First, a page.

When Is the Perseid Meteor Shower 2021 and Where Can I Watch?

Sky gazers are set to enjoy multiple weeks of shooting stars as the annual Perseid meteor shower is due to begin on Wednesday.

The Perseids occur every year roughly between the dates of July 14 and August 24, though the shower becomes most active in mid-August.

This year, the peak is set to occur around August 11 and August 12, according to the American Meteor Society.

The meteor shower happens all over the sky, so anyone who wants to see it does not have to look in a particular direction. They just need to look up when the sky is dark.

The meteor shower is also visible all around the world. However, NASA states the Perseids are best viewed in the Northern Hemisphere during the pre-dawn hours.

The Perseids are considered the best meteor shower of the year. The annual phenomenon sees up to 100 meteors zip through the Earth's atmosphere every hour, traveling at speeds of up to 37 miles per second.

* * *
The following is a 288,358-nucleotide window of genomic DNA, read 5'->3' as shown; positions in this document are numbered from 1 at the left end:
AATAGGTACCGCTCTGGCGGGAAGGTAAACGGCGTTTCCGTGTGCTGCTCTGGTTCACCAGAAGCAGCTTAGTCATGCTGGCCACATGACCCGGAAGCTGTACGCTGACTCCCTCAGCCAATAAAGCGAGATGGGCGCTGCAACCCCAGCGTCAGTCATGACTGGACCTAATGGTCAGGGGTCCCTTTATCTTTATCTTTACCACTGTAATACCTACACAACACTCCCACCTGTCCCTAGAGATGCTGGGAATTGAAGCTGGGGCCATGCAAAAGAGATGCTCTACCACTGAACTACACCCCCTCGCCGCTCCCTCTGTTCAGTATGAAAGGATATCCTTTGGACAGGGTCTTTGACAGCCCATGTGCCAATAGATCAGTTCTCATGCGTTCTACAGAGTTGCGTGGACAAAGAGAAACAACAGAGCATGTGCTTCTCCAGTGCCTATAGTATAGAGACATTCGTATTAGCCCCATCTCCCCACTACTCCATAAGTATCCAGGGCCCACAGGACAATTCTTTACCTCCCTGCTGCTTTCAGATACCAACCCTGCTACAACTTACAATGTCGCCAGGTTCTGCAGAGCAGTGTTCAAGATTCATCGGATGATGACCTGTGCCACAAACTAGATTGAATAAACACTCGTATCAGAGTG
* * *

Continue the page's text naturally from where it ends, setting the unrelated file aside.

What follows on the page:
This speed means the meteors experience huge amounts of heat resistance as they collide with the Earth's atmospheric particles, and burn up in bright balls of flame that streak across the sky.

The Perseids are so named because of the area of the sky in which they appear to come from—the Perseus constellation. The meteors do not actually come from the Persus constellation, however.

The shower occurs in the first place because of the comet 109P/Swift-Tuttle. As the comet orbits the sun, it leaves a trail of debris behind it, which the Earth passes through once a year.

As the Earth passes through this trail of debris, particles from the comet come into contact with the Earth's atmosphere at high speed, producing the meteor shower.

Swift-Tuttle is a large comet, measuring around 16 miles across. It was discovered in 1862 by Lewis Swift and Horace Tuttle, hence the name.

Not all of the cometary chunks are the same. Some particles of cometary material are particularly large, and these may become fireballs—larger and slower-moving flashes of light compared to an average meteor streak.

The Perseids are not the only meteor shower to occur this year. The Delta Aquariid meteor shower is due to reach its peak on or near July 27 to July 30, according to EarthSky.

The date means that the Perseids and Delta Aquariid showers are due to occur at the same time.

Later in the year, the Draconids are due to occur in early October, followed by the Orionids later that month and the Taurids and Leonids in November.

Meteor shower
A stock photo shows a meteor shower taking place over Sedona, Arizona. Meteor showers occur when the Earth passes through the debris trail of a comet. Diane Kulpinski/Getty